I appreciate his call to recognize the present day and daily life relevance of Jesus.  I appreciate his call to living out you faith daily.  I appreciate his emphasis on the fact that we have been regenerated and the Spirit works in us to produce obedience (Eph. 2:10; Philippians 2:13; Titus 2:12).  But in many places he equates salvation with justification, as though they were synonymous.  He does not distinguish the aspects of salvation (regeneration, justification, adoption, sanctification, glorification).  He laments that the contemporary evangelical scene is woefully ignorant of the fullness of the Gospel (it is).  But he seems woefully ignorant of how the Reformers, and their descendants, saw the richness of salvation, expressing it in such creeds as the Westminster Confession.

As I read this book, he comes off sounding like a New Perspective on Paul.  Again, am I missing something?  Let’s discuss (no hyperbole or strawmen please).

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A review of this book by Sarah Sumner is long overdue.  I have hesitated in doing this even now.  But with all the talk of the complementarian-egalitarian conflict resulting from the Together For the Gospel conference and statement, this seems like a good time.

At first glace one might think “This must be a well-written and well-argued position”.  Afterall, it has a forward by Phillip Johnson, and blurbs by Dallas Willard, Harold O.J. Brown and such an evangelical legend as Carl Henry for Pete’s sake. 

I was given my copy by a person who wanted to justify her theological shift and practice.  I guess sometimes we see what we want to see, because I don’t think this book delivered the goods.  My copy has tons of red ink.  I am tempted to say that she benefitted from evangelical affirmative action because the scholarship found in this book is questionable to say the least.  I could not disagree more with the blurbs on the back or the content within the binding.

What’s wrong?  It is not (just) that I disagree with her.  Her exegetical work is weak.  Very weak.  She seems ignorant of basic things: using the historical-grammatical method to develop the original meaning to the original audience and then make the adjustments for changes in time, circumstance and audience.  She blanketly applies instructions to a young pastor to all Christians.  She is focused more on the ‘meaning of a word’ than the grammer and how it is used in the context.  For instance, “head’ is used earlier in Ephesians in the context of authority, not source.  She must provide a solid reason for the meaning to change in a similar context (since submission is a matter of authority, not source).  She does not offer a compelling rationale.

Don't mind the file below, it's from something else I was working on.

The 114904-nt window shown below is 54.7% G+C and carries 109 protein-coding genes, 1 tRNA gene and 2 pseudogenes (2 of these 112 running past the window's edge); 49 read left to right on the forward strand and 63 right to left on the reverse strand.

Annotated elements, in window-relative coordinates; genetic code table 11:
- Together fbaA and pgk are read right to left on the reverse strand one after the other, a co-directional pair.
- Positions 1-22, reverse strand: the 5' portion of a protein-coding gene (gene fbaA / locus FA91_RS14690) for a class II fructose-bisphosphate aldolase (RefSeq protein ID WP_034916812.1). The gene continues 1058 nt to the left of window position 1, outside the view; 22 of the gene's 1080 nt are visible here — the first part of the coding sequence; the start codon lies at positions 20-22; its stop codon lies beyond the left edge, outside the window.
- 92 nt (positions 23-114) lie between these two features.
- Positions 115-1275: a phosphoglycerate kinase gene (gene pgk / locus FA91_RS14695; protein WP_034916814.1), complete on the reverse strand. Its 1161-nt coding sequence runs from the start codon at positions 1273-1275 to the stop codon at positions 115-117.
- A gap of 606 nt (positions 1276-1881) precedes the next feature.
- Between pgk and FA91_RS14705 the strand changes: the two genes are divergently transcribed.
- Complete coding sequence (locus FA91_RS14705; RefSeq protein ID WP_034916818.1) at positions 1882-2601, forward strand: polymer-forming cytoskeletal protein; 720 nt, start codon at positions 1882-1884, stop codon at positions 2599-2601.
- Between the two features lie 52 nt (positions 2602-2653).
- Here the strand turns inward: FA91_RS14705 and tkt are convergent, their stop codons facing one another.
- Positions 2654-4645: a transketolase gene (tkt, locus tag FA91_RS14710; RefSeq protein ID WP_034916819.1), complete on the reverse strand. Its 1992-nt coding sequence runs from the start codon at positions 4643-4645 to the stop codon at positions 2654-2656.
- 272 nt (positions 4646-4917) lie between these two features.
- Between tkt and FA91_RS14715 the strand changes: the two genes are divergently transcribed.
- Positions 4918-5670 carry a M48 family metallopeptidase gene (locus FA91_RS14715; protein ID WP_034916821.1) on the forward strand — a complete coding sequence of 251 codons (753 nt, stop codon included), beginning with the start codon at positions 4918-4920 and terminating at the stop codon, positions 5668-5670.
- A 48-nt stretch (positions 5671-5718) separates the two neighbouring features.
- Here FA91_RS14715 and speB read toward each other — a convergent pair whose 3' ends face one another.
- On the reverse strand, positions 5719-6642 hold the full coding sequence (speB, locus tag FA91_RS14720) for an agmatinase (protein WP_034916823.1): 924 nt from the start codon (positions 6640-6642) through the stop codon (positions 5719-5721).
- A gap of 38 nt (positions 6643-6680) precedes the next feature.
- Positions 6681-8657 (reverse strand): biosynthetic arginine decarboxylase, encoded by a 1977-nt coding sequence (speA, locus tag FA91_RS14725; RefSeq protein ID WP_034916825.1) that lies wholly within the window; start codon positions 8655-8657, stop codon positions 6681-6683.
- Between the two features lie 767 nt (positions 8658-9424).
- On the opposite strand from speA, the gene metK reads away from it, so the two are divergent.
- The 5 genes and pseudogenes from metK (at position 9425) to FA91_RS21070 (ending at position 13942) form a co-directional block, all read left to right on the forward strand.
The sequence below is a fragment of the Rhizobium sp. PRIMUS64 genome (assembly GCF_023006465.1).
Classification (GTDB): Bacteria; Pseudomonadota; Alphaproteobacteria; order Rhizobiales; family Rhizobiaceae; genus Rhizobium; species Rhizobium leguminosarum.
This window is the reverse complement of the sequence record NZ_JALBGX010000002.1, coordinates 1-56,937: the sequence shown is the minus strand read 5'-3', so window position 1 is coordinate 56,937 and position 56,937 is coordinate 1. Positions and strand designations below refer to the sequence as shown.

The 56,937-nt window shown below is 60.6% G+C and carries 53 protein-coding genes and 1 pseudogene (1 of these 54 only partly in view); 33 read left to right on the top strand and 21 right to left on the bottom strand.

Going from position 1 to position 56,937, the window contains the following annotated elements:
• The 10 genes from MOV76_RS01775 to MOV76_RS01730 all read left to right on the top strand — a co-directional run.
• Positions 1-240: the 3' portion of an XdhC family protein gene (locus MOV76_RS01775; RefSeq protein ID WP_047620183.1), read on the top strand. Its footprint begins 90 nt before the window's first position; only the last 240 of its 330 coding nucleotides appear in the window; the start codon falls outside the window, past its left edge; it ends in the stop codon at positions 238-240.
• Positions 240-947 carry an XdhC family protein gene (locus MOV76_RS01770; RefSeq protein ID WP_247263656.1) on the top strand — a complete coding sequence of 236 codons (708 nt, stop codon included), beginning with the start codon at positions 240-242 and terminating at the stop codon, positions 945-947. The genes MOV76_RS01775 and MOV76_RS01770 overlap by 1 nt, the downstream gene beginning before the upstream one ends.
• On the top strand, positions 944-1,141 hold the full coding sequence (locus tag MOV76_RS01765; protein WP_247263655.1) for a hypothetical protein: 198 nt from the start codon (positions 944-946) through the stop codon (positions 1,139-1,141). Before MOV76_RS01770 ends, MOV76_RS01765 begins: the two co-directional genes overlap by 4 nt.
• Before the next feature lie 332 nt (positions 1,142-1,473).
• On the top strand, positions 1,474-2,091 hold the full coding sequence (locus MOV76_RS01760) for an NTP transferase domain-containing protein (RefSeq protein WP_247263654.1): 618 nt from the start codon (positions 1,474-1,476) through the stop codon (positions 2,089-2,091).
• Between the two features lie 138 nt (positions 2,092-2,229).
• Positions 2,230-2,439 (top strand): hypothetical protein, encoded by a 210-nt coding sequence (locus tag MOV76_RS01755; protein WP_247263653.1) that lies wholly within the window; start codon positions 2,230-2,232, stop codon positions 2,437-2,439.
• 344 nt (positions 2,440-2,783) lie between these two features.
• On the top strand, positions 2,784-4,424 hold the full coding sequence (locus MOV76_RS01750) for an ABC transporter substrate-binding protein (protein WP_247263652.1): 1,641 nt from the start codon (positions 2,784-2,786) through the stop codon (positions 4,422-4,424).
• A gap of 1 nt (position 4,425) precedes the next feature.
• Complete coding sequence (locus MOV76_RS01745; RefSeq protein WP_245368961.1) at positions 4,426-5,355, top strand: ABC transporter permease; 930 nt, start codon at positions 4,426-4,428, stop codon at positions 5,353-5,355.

She also seems ignorant of the basic Reformational principle of Scripture interpreting Scripture, using the clear texts to interpret the unclear texts.  And just as frustrating is her refusal to apply “good and necessary inference”.  Actually, that is quite convenient to her case because she can write that a man is never commanded to lead his wife.  That would be a good and necessary inference of both the command to the wife to submit to her husband, and more importantly, the husband imaging Jesus who surely leads His bride, the Church.

She also relies heavily on strawpeople (I’ll be gender neutral for a moment).  She does not paint complementarians fairly, but they come off sounding like ignorant, controlling beasts.  She uses extreme arguments: “unless we believe that all women are subject to the authority of all men.”  The text flatly denies such a contention, and all complementarians I know (including me) deny such a contention.  A woman/wife is to be subject to her own man/husband.

All in all, I found this to be a poorly researched, poorly reasoned and poorly argued book that somehow tries to be neither complementarian nor feminist.  In fact, it misrepresents the teaching of Scripture.  I don’t know her heart, but I do know the human tendency to argue in such a way as to justify our own practice.  This is a book to justify the Willowcreek Association’s position on women in pastoral ministry, from which she benefitted.  But Men and Women in the Church does the Body a disservice.